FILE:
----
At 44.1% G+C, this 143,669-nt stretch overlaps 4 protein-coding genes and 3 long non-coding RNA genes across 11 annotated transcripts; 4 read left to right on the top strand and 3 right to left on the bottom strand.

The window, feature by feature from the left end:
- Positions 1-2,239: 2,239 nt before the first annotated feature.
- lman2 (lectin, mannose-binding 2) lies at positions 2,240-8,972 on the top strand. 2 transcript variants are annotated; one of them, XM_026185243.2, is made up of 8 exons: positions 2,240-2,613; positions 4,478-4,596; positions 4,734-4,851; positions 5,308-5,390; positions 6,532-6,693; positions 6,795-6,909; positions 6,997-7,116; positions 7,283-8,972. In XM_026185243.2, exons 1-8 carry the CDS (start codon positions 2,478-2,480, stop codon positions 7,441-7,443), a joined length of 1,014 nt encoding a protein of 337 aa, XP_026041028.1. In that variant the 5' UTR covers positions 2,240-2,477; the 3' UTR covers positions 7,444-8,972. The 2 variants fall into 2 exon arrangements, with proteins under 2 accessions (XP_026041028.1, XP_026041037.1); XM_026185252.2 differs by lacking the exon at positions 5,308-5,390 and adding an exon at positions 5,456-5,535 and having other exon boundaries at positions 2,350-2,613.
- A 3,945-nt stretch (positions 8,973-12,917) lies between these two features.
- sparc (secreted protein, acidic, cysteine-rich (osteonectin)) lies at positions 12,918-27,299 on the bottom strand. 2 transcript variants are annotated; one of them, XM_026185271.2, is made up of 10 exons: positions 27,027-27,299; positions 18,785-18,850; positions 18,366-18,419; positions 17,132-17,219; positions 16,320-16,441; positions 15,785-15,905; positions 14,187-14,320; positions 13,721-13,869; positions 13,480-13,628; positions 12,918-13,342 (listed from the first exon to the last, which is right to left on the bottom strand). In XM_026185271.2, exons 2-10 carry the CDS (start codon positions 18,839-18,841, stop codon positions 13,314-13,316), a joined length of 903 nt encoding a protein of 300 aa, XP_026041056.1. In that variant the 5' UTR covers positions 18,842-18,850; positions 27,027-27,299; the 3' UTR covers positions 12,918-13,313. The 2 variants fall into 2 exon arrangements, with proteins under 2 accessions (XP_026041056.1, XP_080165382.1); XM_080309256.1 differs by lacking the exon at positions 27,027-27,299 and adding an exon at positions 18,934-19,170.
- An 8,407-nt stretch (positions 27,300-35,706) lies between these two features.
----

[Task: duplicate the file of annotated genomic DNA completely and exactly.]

At 44.1% G+C, this 143,669-nt stretch overlaps 4 protein-coding genes and 3 long non-coding RNA genes across 11 annotated transcripts; 4 read left to right on the top strand and 3 right to left on the bottom strand.

The window, feature by feature from the left end:
- Positions 1-2,239: 2,239 nt before the first annotated feature.
- lman2 (lectin, mannose-binding 2) lies at positions 2,240-8,972 on the top strand. 2 transcript variants are annotated; one of them, XM_026185243.2, is made up of 8 exons: positions 2,240-2,613; positions 4,478-4,596; positions 4,734-4,851; positions 5,308-5,390; positions 6,532-6,693; positions 6,795-6,909; positions 6,997-7,116; positions 7,283-8,972. In XM_026185243.2, exons 1-8 carry the CDS (start codon positions 2,478-2,480, stop codon positions 7,441-7,443), a joined length of 1,014 nt encoding a protein of 337 aa, XP_026041028.1. In that variant the 5' UTR covers positions 2,240-2,477; the 3' UTR covers positions 7,444-8,972. The 2 variants fall into 2 exon arrangements, with proteins under 2 accessions (XP_026041028.1, XP_026041037.1); XM_026185252.2 differs by lacking the exon at positions 5,308-5,390 and adding an exon at positions 5,456-5,535 and having other exon boundaries at positions 2,350-2,613.
- A 3,945-nt stretch (positions 8,973-12,917) lies between these two features.
- sparc (secreted protein, acidic, cysteine-rich (osteonectin)) lies at positions 12,918-27,299 on the bottom strand. 2 transcript variants are annotated; one of them, XM_026185271.2, is made up of 10 exons: positions 27,027-27,299; positions 18,785-18,850; positions 18,366-18,419; positions 17,132-17,219; positions 16,320-16,441; positions 15,785-15,905; positions 14,187-14,320; positions 13,721-13,869; positions 13,480-13,628; positions 12,918-13,342 (listed from the first exon to the last, which is right to left on the bottom strand). In XM_026185271.2, exons 2-10 carry the CDS (start codon positions 18,839-18,841, stop codon positions 13,314-13,316), a joined length of 903 nt encoding a protein of 300 aa, XP_026041056.1. In that variant the 5' UTR covers positions 18,842-18,850; positions 27,027-27,299; the 3' UTR covers positions 12,918-13,313. The 2 variants fall into 2 exon arrangements, with proteins under 2 accessions (XP_026041056.1, XP_080165382.1); XM_080309256.1 differs by lacking the exon at positions 27,027-27,299 and adding an exon at positions 18,934-19,170.
- An 8,407-nt stretch (positions 27,300-35,706) lies between these two features.